From The Chronicle of Higher Education:
Alexander M.C. Halavais, an assistant professor of communications at Quinnipiac University, has spent hours and hours wading through Wikipedia, which has become the Internet’s hottest information source. But to Wikipedia’s legions of ardent amateur editors, Mr. Halavais may be best remembered as a troll.
Two years ago, when he was teaching at the State University of New York at Buffalo, the professor hatched a plan designed to undermine the site’s veracity — which, at that time, had gone largely unchallenged by scholars. Adopting the pseudonym “Dr. al-Halawi” and billing himself as a “visiting lecturer in law, Jesus College, Oxford University,” Mr. Halavais snuck onto Wikipedia and slipped 13 errors into its various articles. He knew that no one would check his persona’s credentials: Anyone can add material to the encyclopedia’s entries without having to show any proof of expertise.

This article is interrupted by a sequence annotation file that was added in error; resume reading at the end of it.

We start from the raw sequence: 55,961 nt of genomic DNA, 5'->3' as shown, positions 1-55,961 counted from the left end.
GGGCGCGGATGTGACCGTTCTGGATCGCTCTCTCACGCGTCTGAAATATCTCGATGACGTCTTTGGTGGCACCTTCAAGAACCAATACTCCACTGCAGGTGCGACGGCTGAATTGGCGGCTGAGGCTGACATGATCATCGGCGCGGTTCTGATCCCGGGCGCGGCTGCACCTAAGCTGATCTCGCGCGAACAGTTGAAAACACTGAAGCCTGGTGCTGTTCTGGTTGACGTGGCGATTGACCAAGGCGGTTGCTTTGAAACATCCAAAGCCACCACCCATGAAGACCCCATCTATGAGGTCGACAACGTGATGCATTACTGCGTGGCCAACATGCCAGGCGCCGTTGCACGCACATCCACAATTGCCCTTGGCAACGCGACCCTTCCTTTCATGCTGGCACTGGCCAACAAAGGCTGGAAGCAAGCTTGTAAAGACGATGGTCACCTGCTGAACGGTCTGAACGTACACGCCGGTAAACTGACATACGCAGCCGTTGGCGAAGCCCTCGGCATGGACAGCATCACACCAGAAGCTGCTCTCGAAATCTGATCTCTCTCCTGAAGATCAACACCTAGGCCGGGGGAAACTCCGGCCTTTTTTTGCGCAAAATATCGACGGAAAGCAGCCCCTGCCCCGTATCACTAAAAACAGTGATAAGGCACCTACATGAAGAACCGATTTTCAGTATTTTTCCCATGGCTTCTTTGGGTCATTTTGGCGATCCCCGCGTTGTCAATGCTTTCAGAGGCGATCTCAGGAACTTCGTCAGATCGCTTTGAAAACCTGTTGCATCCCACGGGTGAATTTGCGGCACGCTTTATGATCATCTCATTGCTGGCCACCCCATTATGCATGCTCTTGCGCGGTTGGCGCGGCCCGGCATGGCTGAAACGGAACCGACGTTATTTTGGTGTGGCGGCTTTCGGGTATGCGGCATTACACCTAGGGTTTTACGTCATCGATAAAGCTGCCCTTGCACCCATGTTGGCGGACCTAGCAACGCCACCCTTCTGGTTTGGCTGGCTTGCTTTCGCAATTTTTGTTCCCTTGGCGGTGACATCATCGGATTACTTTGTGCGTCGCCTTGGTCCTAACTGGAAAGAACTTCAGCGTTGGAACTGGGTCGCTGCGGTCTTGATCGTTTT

Some of the errata he inserted — like a claim that Frederick Douglass, the abolitionist, had made Syracuse, N.Y., his home for four years — seemed entirely credible. Some — like an Oscar for film editing that Mr. Halavais awarded to The Rescuers Down Under, an animated Disney film — were more obviously false, and easier to fact-check. And others were downright odd: In an obscure article on a short-lived political party in New Brunswick, Canada, the professor wrote of a politician felled by “a very public scandal relating to an official Party event at which cocaine and prostitutes were made available.”
Mr. Halavais expected some of his fabrications to languish online for some time. Like many academics, he was skeptical about a mob-edited publication that called itself an authoritative encyclopedia. But less than three hours after he posted them, all of his false facts had been deleted, thanks to the vigilance of Wikipedia editors who regularly check a page on the Web site that displays recently updated entries. On Dr. al-Halawi’s “user talk” page, one Wikipedian pleaded with him to “refrain from writing nonsense articles and falsifying information.”
Mr. Halavais realized that the jig was up.